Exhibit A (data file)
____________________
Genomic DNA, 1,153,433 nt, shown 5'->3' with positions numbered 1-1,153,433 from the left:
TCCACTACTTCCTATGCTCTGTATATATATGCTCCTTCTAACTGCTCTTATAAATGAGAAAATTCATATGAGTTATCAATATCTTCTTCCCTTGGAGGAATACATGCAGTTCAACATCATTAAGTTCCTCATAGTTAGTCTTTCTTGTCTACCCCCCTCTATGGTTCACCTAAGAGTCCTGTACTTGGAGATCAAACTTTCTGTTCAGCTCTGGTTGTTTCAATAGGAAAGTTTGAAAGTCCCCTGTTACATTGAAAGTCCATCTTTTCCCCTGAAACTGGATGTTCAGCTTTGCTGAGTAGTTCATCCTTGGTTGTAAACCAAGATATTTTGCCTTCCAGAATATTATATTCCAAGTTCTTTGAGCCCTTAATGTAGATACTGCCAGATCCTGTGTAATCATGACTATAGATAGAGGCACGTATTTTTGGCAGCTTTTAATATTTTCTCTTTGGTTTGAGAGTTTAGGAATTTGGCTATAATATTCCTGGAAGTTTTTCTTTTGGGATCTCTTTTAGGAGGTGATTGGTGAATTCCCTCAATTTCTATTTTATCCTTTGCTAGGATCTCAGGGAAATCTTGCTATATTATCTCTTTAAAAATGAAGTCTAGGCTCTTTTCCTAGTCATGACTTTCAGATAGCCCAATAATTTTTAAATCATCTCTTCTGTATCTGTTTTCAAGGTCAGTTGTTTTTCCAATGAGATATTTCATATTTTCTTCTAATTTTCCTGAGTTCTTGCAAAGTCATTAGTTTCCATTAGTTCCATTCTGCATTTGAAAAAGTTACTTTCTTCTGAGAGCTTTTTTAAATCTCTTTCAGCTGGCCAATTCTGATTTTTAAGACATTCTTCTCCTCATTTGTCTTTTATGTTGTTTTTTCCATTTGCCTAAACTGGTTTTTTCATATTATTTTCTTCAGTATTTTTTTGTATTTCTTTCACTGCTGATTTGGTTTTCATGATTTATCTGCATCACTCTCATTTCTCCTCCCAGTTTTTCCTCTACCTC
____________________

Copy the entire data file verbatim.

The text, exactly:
Genomic DNA, 1,153,433 nt, shown 5'->3' with positions numbered 1-1,153,433 from the left:
TCCACTACTTCCTATGCTCTGTATATATATGCTCCTTCTAACTGCTCTTATAAATGAGAAAATTCATATGAGTTATCAATATCTTCTTCCCTTGGAGGAATACATGCAGTTCAACATCATTAAGTTCCTCATAGTTAGTCTTTCTTGTCTACCCCCCTCTATGGTTCACCTAAGAGTCCTGTACTTGGAGATCAAACTTTCTGTTCAGCTCTGGTTGTTTCAATAGGAAAGTTTGAAAGTCCCCTGTTACATTGAAAGTCCATCTTTTCCCCTGAAACTGGATGTTCAGCTTTGCTGAGTAGTTCATCCTTGGTTGTAAACCAAGATATTTTGCCTTCCAGAATATTATATTCCAAGTTCTTTGAGCCCTTAATGTAGATACTGCCAGATCCTGTGTAATCATGACTATAGATAGAGGCACGTATTTTTGGCAGCTTTTAATATTTTCTCTTTGGTTTGAGAGTTTAGGAATTTGGCTATAATATTCCTGGAAGTTTTTCTTTTGGGATCTCTTTTAGGAGGTGATTGGTGAATTCCCTCAATTTCTATTTTATCCTTTGCTAGGATCTCAGGGAAATCTTGCTATATTATCTCTTTAAAAATGAAGTCTAGGCTCTTTTCCTAGTCATGACTTTCAGATAGCCCAATAATTTTTAAATCATCTCTTCTGTATCTGTTTTCAAGGTCAGTTGTTTTTCCAATGAGATATTTCATATTTTCTTCTAATTTTCCTGAGTTCTTGCAAAGTCATTAGTTTCCATTAGTTCCATTCTGCATTTGAAAAAGTTACTTTCTTCTGAGAGCTTTTTTAAATCTCTTTCAGCTGGCCAATTCTGATTTTTAAGACATTCTTCTCCTCATTTGTCTTTTATGTTGTTTTTTCCATTTGCCTAAACTGGTTTTTTCATATTATTTTCTTCAGTATTTTTTTGTATTTCTTTCACTGCTGATTTGGTTTTCATGATTTATCTGCATCACTCTCATTTCTCCTCCCAGTTTTTCCTCTACCTC